Depression is a disease. It isn't caused by personal
weakness, and it isn't a character flaw. When you have depression, chemicals in
your brain called
neurotransmitters are out of balance.
Most experts believe that a combination of family history (your
genes) and stressful life events may cause depression.
- Genes: Your chance of having a bout of
depression is greater if other family members have had depression. You may have
inherited a trait that makes you more likely to get depressed. If this is true
for you, a stressful life event is more likely to trigger depression.
- Thinking styles: How you think can affect how you feel. You may be more likely to become depressed if you tend to:
- Think in extremes. For example, thinking, "If I can't do something perfectly, I might as well quit."
- Concentrate on your weaknesses and ignore your strengths.
- Take things personally that have little or nothing to do with you. For example, if your boss has a stern look on his or her face, you think "My boss must be mad at me, because he (or she) is not smiling."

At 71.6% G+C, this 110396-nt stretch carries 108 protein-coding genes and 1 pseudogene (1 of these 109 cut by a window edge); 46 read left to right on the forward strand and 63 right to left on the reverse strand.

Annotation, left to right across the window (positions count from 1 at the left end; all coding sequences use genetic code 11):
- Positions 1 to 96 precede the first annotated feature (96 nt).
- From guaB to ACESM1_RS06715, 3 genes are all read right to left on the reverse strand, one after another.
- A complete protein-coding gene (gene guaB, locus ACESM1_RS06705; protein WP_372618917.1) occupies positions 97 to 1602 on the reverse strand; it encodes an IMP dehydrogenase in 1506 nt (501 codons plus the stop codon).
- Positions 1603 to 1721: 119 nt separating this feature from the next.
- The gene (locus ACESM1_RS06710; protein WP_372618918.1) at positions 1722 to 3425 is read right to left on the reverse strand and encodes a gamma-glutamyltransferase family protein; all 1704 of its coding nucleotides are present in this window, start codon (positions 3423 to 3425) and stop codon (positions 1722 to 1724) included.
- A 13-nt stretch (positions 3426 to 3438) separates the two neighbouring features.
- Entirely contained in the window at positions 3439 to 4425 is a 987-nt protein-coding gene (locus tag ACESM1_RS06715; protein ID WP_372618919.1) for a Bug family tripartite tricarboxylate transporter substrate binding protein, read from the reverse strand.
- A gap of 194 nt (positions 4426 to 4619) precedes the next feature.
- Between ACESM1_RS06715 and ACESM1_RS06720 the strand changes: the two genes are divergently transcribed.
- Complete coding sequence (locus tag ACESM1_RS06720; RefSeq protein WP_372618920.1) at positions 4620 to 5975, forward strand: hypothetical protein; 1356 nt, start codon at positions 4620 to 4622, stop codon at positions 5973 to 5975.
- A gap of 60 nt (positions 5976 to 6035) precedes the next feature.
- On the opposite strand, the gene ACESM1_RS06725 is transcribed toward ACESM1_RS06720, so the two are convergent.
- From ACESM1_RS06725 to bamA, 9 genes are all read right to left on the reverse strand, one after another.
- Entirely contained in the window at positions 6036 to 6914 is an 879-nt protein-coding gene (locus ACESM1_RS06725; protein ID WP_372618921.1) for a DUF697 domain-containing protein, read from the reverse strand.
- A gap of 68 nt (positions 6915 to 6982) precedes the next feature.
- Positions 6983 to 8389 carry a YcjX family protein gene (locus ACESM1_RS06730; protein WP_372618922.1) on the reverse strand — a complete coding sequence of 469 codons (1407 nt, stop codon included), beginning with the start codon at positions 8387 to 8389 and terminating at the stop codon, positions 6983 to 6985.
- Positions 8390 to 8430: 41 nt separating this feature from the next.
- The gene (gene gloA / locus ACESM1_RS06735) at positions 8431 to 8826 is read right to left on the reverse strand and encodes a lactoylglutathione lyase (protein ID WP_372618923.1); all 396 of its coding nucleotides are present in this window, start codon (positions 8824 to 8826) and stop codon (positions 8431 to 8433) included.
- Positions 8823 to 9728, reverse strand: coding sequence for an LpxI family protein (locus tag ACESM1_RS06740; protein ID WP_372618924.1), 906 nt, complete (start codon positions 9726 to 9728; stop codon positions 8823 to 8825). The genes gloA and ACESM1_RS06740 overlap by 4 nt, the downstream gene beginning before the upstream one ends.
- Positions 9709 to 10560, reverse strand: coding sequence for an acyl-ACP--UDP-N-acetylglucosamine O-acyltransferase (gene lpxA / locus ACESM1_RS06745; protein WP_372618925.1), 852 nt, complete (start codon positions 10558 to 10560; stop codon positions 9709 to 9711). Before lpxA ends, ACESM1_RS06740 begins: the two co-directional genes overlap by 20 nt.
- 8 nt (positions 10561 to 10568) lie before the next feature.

- Pay attention to the dark side of things, or exaggerate the chances of a bad outcome. For example, thinking "If I make a mistake, I will be fired from my job."
- Life events: Stressful life events can trigger depression. For
example, you could become depressed if you have:
- Lost a loved one.
- Had a baby
(depression after childbirth).
- Been diagnosed with a long-term disease such as
Sometimes even happy life events, such as a marriage or
promotion, can trigger depression because of the stress that comes with
Just because you have a family member with depression or
have stressful life events doesn't mean you'll get depression. You also may get
depression without going through a stressful event.
Health problems also can cause
depression. For example, both
anemia and an underactive thyroid gland (hypothyroidism) can lead to depression. Treating the
health problem usually cures the depression.
narcotics, can cause depression. If you stop using the
medicine, the depression may go away.
Kathleen Romito, MD - Family Medicine
Lisa S. Weinstock, MD - Psychiatry
January 11, 2013
©1995-2012, Healthwise, Incorporated, P.O. Box 1989, Boise, ID 83701.
ALL RIGHTS RESERVED
This information is not intended to replace the advice of a doctor. Healthwise disclaims any liability for the decisions you make based on this information.
For more information,
How this information was developed.